Lessons From Andy Murray’s Mental Meltdown At Australian Open

Tennis Psychology

Mental Training to Stay Focused

At the 2015 Australian Open, Andy Murray suffered one of his biggest psychological meltdowns in his career during the final match…

Murray was defeated by Novak Djokovic 7-6, 6-7, 6-3, 6-0 losing 12 of the last 13 games. What happened to the fourth-ranked tennis player in the world?

Was Murray out-matched or did a mental factor contribute to Murray’s meltdown?

Often psychological meltdowns are caused by an athlete losing his focus. Murray seemed to be distracted during the third set focusing more on his opponent.

Early in the third set, Djokovic appeared to suffer from exhaustion and cramps but miraculously recovered to dominate and win the third and fourth sets.

Djokovic seemed to feign his injury and exaggerated his symptoms possibly to disrupt the focus of Murray… and it seemed work.

Murray stated he lost his focus while Djokovic performed his antics:

MURRAY: “The third set was frustrating because I got a bit distracted when he [Djokovic], like, fell on the ground after a couple of shots. It appeared that he was cramping, and then I let that distract me a little bit. That’s what I’m most disappointed about.”

In his post-match interview, Murray tried to elaborate on the cause of his scattered focus:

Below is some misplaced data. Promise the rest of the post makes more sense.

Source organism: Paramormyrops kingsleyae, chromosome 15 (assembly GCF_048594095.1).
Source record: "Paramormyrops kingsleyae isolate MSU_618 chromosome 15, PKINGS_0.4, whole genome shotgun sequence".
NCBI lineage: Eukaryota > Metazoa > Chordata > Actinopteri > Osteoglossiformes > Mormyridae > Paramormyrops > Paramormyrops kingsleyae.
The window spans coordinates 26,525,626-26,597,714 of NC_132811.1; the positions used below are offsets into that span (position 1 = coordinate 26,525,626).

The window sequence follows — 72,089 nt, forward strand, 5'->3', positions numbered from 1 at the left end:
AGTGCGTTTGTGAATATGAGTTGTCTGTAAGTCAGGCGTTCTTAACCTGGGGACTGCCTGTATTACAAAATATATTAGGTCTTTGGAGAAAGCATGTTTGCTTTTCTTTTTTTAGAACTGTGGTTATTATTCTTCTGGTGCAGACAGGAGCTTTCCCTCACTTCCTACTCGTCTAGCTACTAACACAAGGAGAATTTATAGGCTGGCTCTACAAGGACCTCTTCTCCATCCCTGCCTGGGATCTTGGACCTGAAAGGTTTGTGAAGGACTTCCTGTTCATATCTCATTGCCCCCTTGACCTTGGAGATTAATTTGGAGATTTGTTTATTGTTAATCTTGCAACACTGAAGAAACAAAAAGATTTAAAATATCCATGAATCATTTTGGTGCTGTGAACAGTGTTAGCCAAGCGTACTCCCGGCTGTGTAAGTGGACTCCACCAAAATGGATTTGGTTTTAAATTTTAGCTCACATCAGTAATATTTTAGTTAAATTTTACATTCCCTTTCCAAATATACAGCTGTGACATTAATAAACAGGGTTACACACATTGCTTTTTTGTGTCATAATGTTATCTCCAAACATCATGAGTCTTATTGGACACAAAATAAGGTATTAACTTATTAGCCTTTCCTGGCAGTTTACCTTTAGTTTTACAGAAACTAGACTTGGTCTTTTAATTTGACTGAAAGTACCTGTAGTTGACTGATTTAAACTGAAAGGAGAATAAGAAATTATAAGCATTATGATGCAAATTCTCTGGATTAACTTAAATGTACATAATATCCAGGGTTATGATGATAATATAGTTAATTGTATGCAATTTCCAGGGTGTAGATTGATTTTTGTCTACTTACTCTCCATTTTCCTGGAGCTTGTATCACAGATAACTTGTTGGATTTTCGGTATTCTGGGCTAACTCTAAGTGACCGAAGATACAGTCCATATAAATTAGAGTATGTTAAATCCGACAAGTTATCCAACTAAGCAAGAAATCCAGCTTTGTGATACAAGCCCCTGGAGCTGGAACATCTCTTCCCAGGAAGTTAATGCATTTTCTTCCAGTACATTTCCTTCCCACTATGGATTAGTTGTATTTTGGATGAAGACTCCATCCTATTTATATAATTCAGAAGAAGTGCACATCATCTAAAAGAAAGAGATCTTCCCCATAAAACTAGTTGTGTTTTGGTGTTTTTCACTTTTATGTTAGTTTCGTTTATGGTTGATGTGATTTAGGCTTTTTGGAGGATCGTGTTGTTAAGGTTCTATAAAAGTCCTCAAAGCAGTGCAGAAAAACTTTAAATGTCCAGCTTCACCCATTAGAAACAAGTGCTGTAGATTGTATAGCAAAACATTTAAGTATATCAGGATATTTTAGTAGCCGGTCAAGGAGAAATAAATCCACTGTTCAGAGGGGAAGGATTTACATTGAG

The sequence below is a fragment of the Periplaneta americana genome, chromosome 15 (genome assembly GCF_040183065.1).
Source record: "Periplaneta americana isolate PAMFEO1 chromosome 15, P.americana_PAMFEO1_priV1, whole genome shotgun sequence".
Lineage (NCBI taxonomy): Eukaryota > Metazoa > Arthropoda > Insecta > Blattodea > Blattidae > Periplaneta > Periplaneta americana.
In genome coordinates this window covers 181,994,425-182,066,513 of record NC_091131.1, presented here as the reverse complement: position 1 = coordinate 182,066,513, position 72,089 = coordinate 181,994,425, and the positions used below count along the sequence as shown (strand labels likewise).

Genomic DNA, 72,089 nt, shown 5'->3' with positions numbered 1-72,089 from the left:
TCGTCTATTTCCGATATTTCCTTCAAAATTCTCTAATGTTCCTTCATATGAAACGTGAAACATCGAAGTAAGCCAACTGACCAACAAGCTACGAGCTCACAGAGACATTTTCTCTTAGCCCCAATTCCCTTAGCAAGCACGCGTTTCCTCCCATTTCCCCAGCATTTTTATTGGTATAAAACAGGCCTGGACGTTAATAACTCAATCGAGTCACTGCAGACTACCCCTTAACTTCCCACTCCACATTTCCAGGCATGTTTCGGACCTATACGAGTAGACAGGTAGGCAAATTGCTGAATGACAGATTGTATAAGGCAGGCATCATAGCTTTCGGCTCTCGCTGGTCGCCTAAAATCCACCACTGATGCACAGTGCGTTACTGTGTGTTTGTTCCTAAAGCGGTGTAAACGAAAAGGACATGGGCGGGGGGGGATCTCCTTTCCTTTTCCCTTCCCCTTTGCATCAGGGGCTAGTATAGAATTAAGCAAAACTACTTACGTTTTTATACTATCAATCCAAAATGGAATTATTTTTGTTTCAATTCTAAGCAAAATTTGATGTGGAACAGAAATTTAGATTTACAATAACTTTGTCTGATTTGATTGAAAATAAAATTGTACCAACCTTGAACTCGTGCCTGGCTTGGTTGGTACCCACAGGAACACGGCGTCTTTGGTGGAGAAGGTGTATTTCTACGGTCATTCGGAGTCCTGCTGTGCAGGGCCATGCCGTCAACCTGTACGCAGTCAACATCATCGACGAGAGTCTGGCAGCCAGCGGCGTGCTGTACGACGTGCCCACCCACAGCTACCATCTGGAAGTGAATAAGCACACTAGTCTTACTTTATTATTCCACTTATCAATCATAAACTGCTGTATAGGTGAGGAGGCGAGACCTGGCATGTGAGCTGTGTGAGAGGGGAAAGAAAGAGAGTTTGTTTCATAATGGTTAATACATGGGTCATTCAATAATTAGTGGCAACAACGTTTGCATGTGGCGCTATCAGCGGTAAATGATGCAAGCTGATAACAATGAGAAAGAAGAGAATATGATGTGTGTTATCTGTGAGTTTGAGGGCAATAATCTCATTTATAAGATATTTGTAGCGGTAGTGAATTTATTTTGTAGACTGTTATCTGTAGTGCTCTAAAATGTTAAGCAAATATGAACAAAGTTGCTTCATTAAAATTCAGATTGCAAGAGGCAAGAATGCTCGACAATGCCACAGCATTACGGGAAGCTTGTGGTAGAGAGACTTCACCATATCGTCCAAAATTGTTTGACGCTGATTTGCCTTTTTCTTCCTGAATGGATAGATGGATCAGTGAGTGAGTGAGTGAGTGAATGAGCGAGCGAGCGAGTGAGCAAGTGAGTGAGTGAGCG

MURRAY: “I think, the way he [Djokovic] was moving at the end of the third set, he started playing much better again [alluding to the possibility of feigning his injury]. That contributed to some of it… Maybe it was the situation that you know if someone’s cramping in the final of a slam, with such a long way to go, you’re feeling pretty good about yourself. Yeah, maybe, like I said, I dropped off for 10, 15 minutes there, and he got back into it.”

Murray also spoke of the importance of focusing on yourself, your strategy for each point and your game but also talked about the difficulties of staying focused:

MURRAY: “In all matches you concentrate on your own end of the court. That’s just a basic thing to do. Sometimes when you play, like here and the US Open, because they have replays after every single point, you’re often waiting before you serve whilst they’re showing the replay. It’s very difficult to not be aware of what’s happening down the other end.”

There is no doubt that focusing during matches can be difficult. The benefit of mental training is learning effective strategies to improve your focus and consistency on the court.

Try these tips to improve your competitive focus:

  • Tip #1: Release each point when it is finished. Adopt a physical cue (deep breath, spinning your racket, a meaningful word) to switch your focus to the upcoming point.
  • Tip #2: Use negative emotions as an indicator that you are losing your focus. Remind yourself of the strategy for the current point.

Pay attention to your mental game by finding a mental coach that can help you with your match focus and confidence.

Successful tennis players have learned how to perform with ultimate confidence in tournaments. We’ve developed Tennis Confidence: Mental Toughness For Tournament Players to help you do this.

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